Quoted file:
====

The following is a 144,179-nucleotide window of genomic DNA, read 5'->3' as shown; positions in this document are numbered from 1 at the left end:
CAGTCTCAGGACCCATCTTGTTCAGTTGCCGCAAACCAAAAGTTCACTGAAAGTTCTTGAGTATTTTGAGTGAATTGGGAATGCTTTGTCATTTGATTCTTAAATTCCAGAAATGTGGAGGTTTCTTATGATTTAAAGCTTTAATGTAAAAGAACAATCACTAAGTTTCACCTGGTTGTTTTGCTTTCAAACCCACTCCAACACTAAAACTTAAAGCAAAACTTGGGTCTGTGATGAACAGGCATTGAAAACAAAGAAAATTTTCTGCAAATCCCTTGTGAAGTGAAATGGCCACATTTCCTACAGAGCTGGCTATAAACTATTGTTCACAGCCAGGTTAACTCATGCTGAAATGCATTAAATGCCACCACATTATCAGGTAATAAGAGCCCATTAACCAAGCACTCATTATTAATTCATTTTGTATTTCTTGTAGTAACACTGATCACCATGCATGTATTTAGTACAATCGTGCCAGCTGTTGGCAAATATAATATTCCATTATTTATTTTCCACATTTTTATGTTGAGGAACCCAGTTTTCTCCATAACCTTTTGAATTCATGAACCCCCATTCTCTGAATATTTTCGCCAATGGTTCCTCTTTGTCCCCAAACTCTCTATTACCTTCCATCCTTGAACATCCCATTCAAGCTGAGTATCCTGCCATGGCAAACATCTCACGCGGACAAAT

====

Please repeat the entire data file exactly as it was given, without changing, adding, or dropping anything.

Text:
The following is a 144,179-nucleotide window of genomic DNA, read 5'->3' as shown; positions in this document are numbered from 1 at the left end:
CAGTCTCAGGACCCATCTTGTTCAGTTGCCGCAAACCAAAAGTTCACTGAAAGTTCTTGAGTATTTTGAGTGAATTGGGAATGCTTTGTCATTTGATTCTTAAATTCCAGAAATGTGGAGGTTTCTTATGATTTAAAGCTTTAATGTAAAAGAACAATCACTAAGTTTCACCTGGTTGTTTTGCTTTCAAACCCACTCCAACACTAAAACTTAAAGCAAAACTTGGGTCTGTGATGAACAGGCATTGAAAACAAAGAAAATTTTCTGCAAATCCCTTGTGAAGTGAAATGGCCACATTTCCTACAGAGCTGGCTATAAACTATTGTTCACAGCCAGGTTAACTCATGCTGAAATGCATTAAATGCCACCACATTATCAGGTAATAAGAGCCCATTAACCAAGCACTCATTATTAATTCATTTTGTATTTCTTGTAGTAACACTGATCACCATGCATGTATTTAGTACAATCGTGCCAGCTGTTGGCAAATATAATATTCCATTATTTATTTTCCACATTTTTATGTTGAGGAACCCAGTTTTCTCCATAACCTTTTGAATTCATGAACCCCCATTCTCTGAATATTTTCGCCAATGGTTCCTCTTTGTCCCCAAACTCTCTATTACCTTCCATCCTTGAACATCCCATTCAAGCTGAGTATCCTGCCATGGCAAACATCTCACGCGGACAAAT